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May 1920

THE CURATIVE INFLUENCE OF INFLUENZA IN A CASE OF SPECIFIC MENINGOMYELITIS WITH CYSTITIS

Author Affiliations

PHILADELPHIA

Arch NeurPsych. 1920;3(5):536-539. doi:10.1001/archneurpsyc.1920.02180170075005
Abstract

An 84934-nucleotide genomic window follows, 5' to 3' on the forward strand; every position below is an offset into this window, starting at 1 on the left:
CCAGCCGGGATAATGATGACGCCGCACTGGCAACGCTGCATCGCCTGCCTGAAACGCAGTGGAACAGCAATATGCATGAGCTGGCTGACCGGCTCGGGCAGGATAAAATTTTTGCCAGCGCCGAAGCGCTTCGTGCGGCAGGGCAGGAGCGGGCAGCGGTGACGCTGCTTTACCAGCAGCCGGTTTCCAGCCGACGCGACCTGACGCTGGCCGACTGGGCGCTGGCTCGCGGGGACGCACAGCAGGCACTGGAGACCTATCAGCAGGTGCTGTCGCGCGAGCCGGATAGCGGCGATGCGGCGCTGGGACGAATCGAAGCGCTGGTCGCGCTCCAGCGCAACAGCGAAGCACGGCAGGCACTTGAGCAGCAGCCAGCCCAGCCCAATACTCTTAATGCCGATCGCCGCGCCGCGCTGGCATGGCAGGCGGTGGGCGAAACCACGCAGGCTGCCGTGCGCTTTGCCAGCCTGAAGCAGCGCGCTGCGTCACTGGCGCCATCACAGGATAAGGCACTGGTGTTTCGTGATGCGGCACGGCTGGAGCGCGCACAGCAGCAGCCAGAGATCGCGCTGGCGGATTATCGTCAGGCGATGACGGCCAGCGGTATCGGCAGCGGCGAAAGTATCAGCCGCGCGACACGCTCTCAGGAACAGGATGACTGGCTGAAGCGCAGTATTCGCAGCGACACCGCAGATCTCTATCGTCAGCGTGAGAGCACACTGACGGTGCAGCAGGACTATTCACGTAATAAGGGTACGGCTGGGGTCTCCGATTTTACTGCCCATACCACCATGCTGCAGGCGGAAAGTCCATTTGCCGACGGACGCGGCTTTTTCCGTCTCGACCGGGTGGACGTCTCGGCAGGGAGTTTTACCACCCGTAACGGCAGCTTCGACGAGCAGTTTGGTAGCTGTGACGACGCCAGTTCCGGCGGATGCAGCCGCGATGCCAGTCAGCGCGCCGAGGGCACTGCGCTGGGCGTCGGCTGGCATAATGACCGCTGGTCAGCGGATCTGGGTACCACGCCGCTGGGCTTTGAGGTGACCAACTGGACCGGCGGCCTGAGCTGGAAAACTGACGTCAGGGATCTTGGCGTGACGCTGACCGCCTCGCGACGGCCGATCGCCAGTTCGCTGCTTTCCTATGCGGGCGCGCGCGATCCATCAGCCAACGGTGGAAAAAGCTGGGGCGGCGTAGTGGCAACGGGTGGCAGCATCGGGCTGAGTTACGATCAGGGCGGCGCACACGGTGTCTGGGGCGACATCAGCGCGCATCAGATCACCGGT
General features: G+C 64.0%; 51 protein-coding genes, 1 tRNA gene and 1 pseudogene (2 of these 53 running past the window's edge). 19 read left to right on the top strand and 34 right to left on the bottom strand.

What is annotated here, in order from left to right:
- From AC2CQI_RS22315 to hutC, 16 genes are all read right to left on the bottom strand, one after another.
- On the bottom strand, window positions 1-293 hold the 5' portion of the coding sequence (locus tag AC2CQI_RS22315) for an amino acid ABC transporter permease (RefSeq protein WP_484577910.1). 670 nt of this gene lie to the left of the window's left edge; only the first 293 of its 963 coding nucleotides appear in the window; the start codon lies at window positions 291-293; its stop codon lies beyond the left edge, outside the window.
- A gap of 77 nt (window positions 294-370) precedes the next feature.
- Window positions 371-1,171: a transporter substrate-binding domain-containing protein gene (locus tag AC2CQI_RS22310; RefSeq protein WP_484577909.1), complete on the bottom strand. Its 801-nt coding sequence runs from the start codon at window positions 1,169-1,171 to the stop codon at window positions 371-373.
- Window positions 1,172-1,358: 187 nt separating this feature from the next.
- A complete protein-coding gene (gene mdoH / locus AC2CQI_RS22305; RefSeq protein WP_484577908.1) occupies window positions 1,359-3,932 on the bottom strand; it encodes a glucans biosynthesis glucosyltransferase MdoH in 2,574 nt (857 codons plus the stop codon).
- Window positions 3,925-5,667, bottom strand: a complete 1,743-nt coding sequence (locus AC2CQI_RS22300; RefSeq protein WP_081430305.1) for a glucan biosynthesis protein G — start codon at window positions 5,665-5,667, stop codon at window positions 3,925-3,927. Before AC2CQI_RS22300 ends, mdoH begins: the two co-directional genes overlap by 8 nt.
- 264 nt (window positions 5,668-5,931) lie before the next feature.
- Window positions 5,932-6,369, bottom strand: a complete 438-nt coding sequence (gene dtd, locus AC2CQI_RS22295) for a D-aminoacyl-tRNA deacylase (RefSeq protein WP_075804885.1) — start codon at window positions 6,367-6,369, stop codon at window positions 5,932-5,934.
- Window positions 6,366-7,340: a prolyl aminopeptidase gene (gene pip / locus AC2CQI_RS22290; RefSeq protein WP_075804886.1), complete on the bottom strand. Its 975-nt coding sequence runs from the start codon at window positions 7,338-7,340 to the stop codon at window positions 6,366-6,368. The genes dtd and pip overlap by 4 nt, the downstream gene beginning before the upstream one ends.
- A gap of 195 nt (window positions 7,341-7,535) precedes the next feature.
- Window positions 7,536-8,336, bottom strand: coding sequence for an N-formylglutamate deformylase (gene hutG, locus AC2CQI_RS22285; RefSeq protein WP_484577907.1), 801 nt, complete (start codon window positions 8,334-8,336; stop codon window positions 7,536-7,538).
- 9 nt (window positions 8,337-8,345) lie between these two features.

In the older books on medicine, written in what we moderns like to call, perhaps not quite accurately, the prescientific age—before students had become slaves to instruments of precision, when increase of knowledge came only by sharper observation, when chemistry was still alchemy and physiologic chemistry was yet unknown, and when comparative pathology was impossible because the human mind, held in the fetters of religious myth, could not conceive that disease is the same in man and animals—there are many references to the fact that sufferers from certain diseases are immune to certain others. Thus, e. g., victims of gout were well known to be immune to certain other disorders. More or less fantastic hypotheses were called in to explain the phenomenon and, after a time of active interest, there followed a long period in which little or no attention was paid to the matter. Still

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